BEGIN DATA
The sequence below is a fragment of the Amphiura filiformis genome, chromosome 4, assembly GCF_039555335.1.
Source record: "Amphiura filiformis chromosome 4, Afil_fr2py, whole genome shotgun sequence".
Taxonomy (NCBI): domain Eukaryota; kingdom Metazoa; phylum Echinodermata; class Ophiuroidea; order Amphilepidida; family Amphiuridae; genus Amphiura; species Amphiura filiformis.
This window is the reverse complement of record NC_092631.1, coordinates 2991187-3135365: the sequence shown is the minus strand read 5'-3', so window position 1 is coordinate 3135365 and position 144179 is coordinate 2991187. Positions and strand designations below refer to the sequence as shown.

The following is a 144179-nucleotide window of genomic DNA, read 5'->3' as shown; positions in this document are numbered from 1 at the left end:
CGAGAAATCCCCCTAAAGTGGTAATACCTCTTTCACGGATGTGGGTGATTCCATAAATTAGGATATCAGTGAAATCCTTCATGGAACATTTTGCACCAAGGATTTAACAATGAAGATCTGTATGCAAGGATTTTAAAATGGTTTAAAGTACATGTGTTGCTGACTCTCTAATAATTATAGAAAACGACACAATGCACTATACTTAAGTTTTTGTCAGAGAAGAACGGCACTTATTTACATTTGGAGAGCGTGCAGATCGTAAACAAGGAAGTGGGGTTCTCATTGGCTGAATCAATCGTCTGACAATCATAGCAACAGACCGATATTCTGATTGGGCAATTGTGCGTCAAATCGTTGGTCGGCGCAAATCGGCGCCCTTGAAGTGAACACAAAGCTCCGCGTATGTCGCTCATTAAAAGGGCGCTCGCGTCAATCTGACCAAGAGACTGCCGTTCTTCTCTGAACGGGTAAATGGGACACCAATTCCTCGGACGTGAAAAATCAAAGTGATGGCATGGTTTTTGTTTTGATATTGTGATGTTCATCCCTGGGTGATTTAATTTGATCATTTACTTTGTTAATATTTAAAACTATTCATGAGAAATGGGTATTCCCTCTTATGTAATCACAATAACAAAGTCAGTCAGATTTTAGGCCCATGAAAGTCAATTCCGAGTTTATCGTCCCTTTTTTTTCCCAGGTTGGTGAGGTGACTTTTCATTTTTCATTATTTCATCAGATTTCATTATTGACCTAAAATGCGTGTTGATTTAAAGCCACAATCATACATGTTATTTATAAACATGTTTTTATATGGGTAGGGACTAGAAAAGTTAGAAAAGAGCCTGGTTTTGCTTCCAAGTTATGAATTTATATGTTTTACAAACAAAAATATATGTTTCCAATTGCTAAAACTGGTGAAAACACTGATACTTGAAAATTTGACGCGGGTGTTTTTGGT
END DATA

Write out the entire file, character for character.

The sequence below is a fragment of the Amphiura filiformis genome, chromosome 4, assembly GCF_039555335.1.
Source record: "Amphiura filiformis chromosome 4, Afil_fr2py, whole genome shotgun sequence".
Taxonomy (NCBI): domain Eukaryota; kingdom Metazoa; phylum Echinodermata; class Ophiuroidea; order Amphilepidida; family Amphiuridae; genus Amphiura; species Amphiura filiformis.
This window is the reverse complement of record NC_092631.1, coordinates 2991187-3135365: the sequence shown is the minus strand read 5'-3', so window position 1 is coordinate 3135365 and position 144179 is coordinate 2991187. Positions and strand designations below refer to the sequence as shown.

The following is a 144179-nucleotide window of genomic DNA, read 5'->3' as shown; positions in this document are numbered from 1 at the left end:
CGAGAAATCCCCCTAAAGTGGTAATACCTCTTTCACGGATGTGGGTGATTCCATAAATTAGGATATCAGTGAAATCCTTCATGGAACATTTTGCACCAAGGATTTAACAATGAAGATCTGTATGCAAGGATTTTAAAATGGTTTAAAGTACATGTGTTGCTGACTCTCTAATAATTATAGAAAACGACACAATGCACTATACTTAAGTTTTTGTCAGAGAAGAACGGCACTTATTTACATTTGGAGAGCGTGCAGATCGTAAACAAGGAAGTGGGGTTCTCATTGGCTGAATCAATCGTCTGACAATCATAGCAACAGACCGATATTCTGATTGGGCAATTGTGCGTCAAATCGTTGGTCGGCGCAAATCGGCGCCCTTGAAGTGAACACAAAGCTCCGCGTATGTCGCTCATTAAAAGGGCGCTCGCGTCAATCTGACCAAGAGACTGCCGTTCTTCTCTGAACGGGTAAATGGGACACCAATTCCTCGGACGTGAAAAATCAAAGTGATGGCATGGTTTTTGTTTTGATATTGTGATGTTCATCCCTGGGTGATTTAATTTGATCATTTACTTTGTTAATATTTAAAACTATTCATGAGAAATGGGTATTCCCTCTTATGTAATCACAATAACAAAGTCAGTCAGATTTTAGGCCCATGAAAGTCAATTCCGAGTTTATCGTCCCTTTTTTTTCCCAGGTTGGTGAGGTGACTTTTCATTTTTCATTATTTCATCAGATTTCATTATTGACCTAAAATGCGTGTTGATTTAAAGCCACAATCATACATGTTATTTATAAACATGTTTTTATATGGGTAGGGACTAGAAAAGTTAGAAAAGAGCCTGGTTTTGCTTCCAAGTTATGAATTTATATGTTTTACAAACAAAAATATATGTTTCCAATTGCTAAAACTGGTGAAAACACTGATACTTGAAAATTTGACGCGGGTGTTTTTGGT